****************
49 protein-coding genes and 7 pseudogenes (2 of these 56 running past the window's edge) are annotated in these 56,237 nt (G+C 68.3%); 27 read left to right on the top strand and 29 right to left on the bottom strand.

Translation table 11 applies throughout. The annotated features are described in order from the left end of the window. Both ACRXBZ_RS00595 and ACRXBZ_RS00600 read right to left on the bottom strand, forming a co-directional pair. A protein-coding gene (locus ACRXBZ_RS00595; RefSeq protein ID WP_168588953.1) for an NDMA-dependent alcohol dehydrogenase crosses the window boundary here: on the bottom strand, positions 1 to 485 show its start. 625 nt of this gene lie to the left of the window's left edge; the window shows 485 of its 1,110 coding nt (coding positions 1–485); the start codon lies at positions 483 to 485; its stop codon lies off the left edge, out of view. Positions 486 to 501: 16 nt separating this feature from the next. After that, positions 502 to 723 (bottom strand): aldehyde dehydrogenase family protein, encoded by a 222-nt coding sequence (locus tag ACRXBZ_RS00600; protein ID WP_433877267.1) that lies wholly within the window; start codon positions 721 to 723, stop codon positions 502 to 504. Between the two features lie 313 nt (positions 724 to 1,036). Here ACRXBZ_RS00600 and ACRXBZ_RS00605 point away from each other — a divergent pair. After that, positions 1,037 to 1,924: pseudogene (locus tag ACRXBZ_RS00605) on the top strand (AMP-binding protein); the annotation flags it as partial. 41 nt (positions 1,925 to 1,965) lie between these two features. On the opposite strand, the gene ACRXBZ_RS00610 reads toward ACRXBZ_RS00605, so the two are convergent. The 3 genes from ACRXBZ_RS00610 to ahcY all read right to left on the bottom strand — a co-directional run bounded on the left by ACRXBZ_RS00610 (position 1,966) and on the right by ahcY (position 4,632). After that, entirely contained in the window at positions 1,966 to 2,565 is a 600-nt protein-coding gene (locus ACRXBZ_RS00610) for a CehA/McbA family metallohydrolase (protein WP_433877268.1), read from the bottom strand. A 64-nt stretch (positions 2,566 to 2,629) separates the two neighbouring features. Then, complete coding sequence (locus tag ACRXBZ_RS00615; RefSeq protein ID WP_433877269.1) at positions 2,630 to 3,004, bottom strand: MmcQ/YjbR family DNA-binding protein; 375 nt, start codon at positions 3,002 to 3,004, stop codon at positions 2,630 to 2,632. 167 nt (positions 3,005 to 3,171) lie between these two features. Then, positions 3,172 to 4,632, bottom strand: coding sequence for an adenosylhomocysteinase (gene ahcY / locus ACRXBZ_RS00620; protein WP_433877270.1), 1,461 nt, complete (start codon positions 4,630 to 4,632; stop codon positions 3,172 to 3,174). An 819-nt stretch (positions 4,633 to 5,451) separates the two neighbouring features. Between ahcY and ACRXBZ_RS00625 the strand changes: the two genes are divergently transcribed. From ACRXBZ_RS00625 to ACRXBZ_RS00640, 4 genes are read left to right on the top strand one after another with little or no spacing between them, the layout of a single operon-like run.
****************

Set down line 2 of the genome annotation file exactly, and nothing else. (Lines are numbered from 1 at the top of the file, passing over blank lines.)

Translation table 11 applies throughout. The annotated features are described in order from the left end of the window. Both ACRXBZ_RS00595 and ACRXBZ_RS00600 read right to left on the bottom strand, forming a co-directional pair. A protein-coding gene (locus ACRXBZ_RS00595; RefSeq protein ID WP_168588953.1) for an NDMA-dependent alcohol dehydrogenase crosses the window boundary here: on the bottom strand, positions 1 to 485 show its start. 625 nt of this gene lie to the left of the window's left edge; the window shows 485 of its 1,110 coding nt (coding positions 1–485); the start codon lies at positions 483 to 485; its stop codon lies off the left edge, out of view. Positions 486 to 501: 16 nt separating this feature from the next. After that, positions 502 to 723 (bottom strand): aldehyde dehydrogenase family protein, encoded by a 222-nt coding sequence (locus tag ACRXBZ_RS00600; protein ID WP_433877267.1) that lies wholly within the window; start codon positions 721 to 723, stop codon positions 502 to 504. Between the two features lie 313 nt (positions 724 to 1,036). Here ACRXBZ_RS00600 and ACRXBZ_RS00605 point away from each other — a divergent pair. After that, positions 1,037 to 1,924: pseudogene (locus tag ACRXBZ_RS00605) on the top strand (AMP-binding protein); the annotation flags it as partial. 41 nt (positions 1,925 to 1,965) lie between these two features. On the opposite strand, the gene ACRXBZ_RS00610 reads toward ACRXBZ_RS00605, so the two are convergent. The 3 genes from ACRXBZ_RS00610 to ahcY all read right to left on the bottom strand — a co-directional run bounded on the left by ACRXBZ_RS00610 (position 1,966) and on the right by ahcY (position 4,632). After that, entirely contained in the window at positions 1,966 to 2,565 is a 600-nt protein-coding gene (locus ACRXBZ_RS00610) for a CehA/McbA family metallohydrolase (protein WP_433877268.1), read from the bottom strand. A 64-nt stretch (positions 2,566 to 2,629) separates the two neighbouring features. Then, complete coding sequence (locus tag ACRXBZ_RS00615; RefSeq protein ID WP_433877269.1) at positions 2,630 to 3,004, bottom strand: MmcQ/YjbR family DNA-binding protein; 375 nt, start codon at positions 3,002 to 3,004, stop codon at positions 2,630 to 2,632. 167 nt (positions 3,005 to 3,171) lie between these two features. Then, positions 3,172 to 4,632, bottom strand: coding sequence for an adenosylhomocysteinase (gene ahcY / locus ACRXBZ_RS00620; protein WP_433877270.1), 1,461 nt, complete (start codon positions 4,630 to 4,632; stop codon positions 3,172 to 3,174). An 819-nt stretch (positions 4,633 to 5,451) separates the two neighbouring features. Between ahcY and ACRXBZ_RS00625 the strand changes: the two genes are divergently transcribed. From ACRXBZ_RS00625 to ACRXBZ_RS00640, 4 genes are read left to right on the top strand one after another with little or no spacing between them, the layout of a single operon-like run.